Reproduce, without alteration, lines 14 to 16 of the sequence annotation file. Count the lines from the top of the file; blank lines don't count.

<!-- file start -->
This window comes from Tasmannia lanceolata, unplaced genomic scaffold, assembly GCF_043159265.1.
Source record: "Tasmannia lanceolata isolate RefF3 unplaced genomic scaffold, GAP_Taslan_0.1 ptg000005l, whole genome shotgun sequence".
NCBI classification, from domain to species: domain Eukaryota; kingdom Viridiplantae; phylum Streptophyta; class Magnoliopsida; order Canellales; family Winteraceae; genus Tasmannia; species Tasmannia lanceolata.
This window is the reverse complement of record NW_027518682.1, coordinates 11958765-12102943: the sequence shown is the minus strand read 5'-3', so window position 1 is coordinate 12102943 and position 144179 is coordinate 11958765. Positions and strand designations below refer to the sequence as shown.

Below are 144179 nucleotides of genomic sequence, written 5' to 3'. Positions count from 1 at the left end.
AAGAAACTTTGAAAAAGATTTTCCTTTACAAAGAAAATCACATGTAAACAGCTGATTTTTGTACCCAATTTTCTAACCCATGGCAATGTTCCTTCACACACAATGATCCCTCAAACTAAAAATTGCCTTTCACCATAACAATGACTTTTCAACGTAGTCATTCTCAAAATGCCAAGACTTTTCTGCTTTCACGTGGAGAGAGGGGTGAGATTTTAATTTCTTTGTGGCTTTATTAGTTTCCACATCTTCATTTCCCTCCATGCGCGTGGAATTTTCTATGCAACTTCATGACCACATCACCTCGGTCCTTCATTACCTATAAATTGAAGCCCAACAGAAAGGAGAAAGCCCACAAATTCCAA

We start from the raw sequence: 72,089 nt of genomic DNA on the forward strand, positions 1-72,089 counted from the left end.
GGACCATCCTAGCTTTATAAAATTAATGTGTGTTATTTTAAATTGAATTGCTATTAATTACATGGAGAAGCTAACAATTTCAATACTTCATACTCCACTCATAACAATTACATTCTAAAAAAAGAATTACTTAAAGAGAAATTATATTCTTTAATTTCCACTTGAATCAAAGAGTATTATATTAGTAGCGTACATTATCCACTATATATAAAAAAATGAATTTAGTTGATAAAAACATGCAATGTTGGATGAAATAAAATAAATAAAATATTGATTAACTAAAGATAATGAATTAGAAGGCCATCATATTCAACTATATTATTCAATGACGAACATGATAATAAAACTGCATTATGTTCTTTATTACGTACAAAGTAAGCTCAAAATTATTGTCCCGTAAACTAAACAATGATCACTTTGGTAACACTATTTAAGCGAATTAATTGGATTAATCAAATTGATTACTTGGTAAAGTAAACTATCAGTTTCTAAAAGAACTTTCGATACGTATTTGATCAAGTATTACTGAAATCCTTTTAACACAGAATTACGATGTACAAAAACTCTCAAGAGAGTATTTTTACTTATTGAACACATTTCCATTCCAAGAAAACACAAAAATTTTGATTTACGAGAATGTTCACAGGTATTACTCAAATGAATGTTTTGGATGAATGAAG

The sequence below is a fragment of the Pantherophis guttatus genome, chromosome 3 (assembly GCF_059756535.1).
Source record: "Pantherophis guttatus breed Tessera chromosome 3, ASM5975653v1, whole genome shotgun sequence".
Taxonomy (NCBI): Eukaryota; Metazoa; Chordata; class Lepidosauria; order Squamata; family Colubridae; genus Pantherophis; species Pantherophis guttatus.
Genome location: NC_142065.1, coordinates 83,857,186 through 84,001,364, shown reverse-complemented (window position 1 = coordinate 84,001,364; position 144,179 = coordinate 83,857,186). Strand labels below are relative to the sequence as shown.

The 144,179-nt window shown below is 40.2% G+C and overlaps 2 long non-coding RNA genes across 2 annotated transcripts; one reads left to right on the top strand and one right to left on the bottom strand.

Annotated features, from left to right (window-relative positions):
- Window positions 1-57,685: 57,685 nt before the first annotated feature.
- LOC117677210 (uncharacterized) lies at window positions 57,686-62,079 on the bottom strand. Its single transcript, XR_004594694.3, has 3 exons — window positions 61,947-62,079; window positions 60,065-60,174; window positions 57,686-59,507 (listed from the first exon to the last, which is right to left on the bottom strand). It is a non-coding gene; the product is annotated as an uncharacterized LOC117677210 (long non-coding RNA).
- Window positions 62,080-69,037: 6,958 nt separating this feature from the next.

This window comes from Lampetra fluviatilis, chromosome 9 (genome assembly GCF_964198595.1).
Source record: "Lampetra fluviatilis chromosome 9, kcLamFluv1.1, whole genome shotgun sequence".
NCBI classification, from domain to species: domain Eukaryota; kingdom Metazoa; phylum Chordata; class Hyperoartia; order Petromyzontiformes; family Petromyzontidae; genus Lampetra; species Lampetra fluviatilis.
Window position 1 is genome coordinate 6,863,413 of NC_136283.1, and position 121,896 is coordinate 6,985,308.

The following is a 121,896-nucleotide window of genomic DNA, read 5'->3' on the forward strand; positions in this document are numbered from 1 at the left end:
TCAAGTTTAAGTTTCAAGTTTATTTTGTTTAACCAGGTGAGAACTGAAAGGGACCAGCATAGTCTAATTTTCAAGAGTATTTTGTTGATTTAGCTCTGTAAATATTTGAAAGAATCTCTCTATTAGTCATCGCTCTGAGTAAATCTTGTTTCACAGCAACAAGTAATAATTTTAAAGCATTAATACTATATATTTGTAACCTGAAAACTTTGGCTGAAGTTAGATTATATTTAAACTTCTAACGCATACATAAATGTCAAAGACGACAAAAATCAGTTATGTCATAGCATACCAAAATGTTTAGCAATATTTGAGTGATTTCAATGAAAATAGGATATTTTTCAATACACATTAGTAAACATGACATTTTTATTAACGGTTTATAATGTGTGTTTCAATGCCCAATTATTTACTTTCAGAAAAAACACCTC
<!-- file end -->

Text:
Annotated features, from left to right (window-relative positions):
- Window positions 1-57,685: 57,685 nt before the first annotated feature.
- LOC117677210 (uncharacterized) lies at window positions 57,686-62,079 on the bottom strand. Its single transcript, XR_004594694.3, has 3 exons — window positions 61,947-62,079; window positions 60,065-60,174; window positions 57,686-59,507 (listed from the first exon to the last, which is right to left on the bottom strand). It is a non-coding gene; the product is annotated as an uncharacterized LOC117677210 (long non-coding RNA).